Developing a State Learning Agenda: The Maternal, Infant, and Early Childhood Home Visiting Program

February 6, 2019
Topics:
Home Visiting
Projects:
Design Options for Home Visiting 2, 2016 - 2021 | Learn more about this project
Types:
Reports
Cover to Developing a State Learning Agenda: The Maternal, Infant, and Early Childhood Home Visiting Program
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  • File Size 269kb
  • Pages 8
  • Published 2019

Introduction

The Maternal, Infant, and Early Childhood Home Visiting (MIECHV) Program supports voluntary, evidence-based home visiting services for at-risk pregnant women and parents with young children up to kindergarten entry. At the federal level, MIECHV has engaged in a strategic approach, the MIECHV Learning Agenda, to develop a portfolio of evidence about the implementation and impacts of MIECHV in multiple settings and contexts. The agenda includes a variety of activities, including performance measurement, continuous quality improvement (CQI), systematic reviews, descriptive research, and implementation and impact evaluation. States and territories receiving funding from MIECHV are encouraged to conduct rigorous state-led evaluations. State-led evaluations address questions of interest to the state and provide new insights on the scale-up and implementation of home visiting programs. MIECHV encourages state awardees to develop their own learning agendas to ensure that they use the best available evidence to improve performance.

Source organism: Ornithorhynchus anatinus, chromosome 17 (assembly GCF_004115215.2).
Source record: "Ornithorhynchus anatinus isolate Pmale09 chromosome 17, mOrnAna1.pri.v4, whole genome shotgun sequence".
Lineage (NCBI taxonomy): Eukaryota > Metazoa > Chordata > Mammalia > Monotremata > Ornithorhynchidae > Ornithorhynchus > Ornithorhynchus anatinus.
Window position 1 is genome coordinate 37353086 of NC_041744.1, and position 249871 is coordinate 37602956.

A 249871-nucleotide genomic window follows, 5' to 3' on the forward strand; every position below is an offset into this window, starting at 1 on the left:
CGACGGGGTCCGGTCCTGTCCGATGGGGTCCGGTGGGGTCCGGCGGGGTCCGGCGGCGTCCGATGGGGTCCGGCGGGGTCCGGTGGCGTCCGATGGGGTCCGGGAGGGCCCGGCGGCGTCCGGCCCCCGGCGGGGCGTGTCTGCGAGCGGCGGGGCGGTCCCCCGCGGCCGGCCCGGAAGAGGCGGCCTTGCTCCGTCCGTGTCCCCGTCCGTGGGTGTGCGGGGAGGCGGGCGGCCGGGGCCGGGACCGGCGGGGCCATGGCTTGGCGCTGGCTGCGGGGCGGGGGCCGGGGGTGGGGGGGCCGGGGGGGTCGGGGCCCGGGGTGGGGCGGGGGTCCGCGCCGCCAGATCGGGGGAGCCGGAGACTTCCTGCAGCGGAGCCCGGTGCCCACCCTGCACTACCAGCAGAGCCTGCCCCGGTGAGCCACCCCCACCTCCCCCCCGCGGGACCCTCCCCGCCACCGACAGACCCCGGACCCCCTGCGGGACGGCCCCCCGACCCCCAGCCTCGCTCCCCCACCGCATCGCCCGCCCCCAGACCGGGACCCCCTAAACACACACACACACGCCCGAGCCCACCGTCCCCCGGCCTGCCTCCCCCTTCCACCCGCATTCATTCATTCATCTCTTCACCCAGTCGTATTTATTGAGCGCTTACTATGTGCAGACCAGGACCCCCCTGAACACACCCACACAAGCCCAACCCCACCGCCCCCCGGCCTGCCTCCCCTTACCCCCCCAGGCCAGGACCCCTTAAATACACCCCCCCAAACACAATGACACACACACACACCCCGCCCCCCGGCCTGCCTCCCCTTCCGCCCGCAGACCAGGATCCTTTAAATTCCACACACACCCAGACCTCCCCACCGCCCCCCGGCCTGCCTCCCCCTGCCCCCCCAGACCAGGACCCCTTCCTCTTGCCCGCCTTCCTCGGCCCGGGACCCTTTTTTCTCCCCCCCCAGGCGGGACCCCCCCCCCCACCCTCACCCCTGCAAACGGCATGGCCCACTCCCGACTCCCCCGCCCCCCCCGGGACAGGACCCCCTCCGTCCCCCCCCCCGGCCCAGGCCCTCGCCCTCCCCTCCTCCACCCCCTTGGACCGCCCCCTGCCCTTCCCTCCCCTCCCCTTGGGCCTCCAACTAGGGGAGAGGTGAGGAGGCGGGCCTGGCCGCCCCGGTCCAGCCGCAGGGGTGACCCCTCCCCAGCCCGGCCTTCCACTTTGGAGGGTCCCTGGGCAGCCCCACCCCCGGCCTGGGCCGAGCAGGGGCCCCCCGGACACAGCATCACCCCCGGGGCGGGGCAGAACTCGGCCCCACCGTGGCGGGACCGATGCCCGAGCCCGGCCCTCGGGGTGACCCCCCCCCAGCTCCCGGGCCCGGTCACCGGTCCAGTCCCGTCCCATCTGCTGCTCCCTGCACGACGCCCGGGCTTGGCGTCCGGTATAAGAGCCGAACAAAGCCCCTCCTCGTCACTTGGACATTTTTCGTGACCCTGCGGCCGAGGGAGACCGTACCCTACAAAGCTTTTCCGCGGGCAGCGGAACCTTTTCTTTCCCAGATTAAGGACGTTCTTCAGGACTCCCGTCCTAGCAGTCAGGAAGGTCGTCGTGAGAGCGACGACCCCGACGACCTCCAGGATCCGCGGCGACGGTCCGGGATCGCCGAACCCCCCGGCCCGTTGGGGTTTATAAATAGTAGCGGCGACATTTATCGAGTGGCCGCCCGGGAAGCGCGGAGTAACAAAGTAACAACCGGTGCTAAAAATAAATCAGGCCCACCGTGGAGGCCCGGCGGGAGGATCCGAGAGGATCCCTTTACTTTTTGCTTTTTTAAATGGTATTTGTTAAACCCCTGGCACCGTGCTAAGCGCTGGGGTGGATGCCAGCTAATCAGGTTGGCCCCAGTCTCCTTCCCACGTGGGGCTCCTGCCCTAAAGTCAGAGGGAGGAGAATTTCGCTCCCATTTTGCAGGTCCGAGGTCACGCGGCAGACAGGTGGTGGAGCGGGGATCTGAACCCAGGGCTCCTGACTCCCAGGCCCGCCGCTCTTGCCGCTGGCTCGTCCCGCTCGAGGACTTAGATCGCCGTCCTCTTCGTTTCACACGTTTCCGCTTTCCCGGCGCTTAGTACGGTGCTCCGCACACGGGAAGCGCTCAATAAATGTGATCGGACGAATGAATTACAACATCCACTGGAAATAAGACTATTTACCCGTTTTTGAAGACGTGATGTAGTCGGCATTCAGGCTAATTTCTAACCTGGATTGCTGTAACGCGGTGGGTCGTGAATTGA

Purpose

This brief will help state MIECHV program staff and evaluators to develop their own learning agendas. It explains what a learning agenda is, how to develop one, and how to integrate it with programmatic and research and evaluation activities, and includes an example from a MIECHV awardee.

Key Findings and Highlights

  • A learning agenda typically includes three components: learning questions, learning activities, and learning materials
  • The primary benefits of developing a learning agenda are the identification of knowledge gaps and the use of evidence to drive decision making, building a continuum of evidence, driving efficient use of resources, reinforcing strategy and policy, supporting organizational change and learning, and fostering adaptive management
  • Steps to developing a learning agenda include engaging stakeholders, developing or refining a theory of change, identifying learning priorities, generating learning questions, cross walking learning questions with potential learning activities, aligning data collection, sequencing learning activities, and developing and disseminating learning materials.

Citation

Till, L., & Zaid, S. (2019). Developing a state learning agenda: The Maternal, Infant, and Early Childhood Home Visiting Program. OPRE Report #2019-14. Washington, DC: Office of Planning, Research and Evaluation, U.S. Department of Health and Human Services.

Last Reviewed: February 5, 2019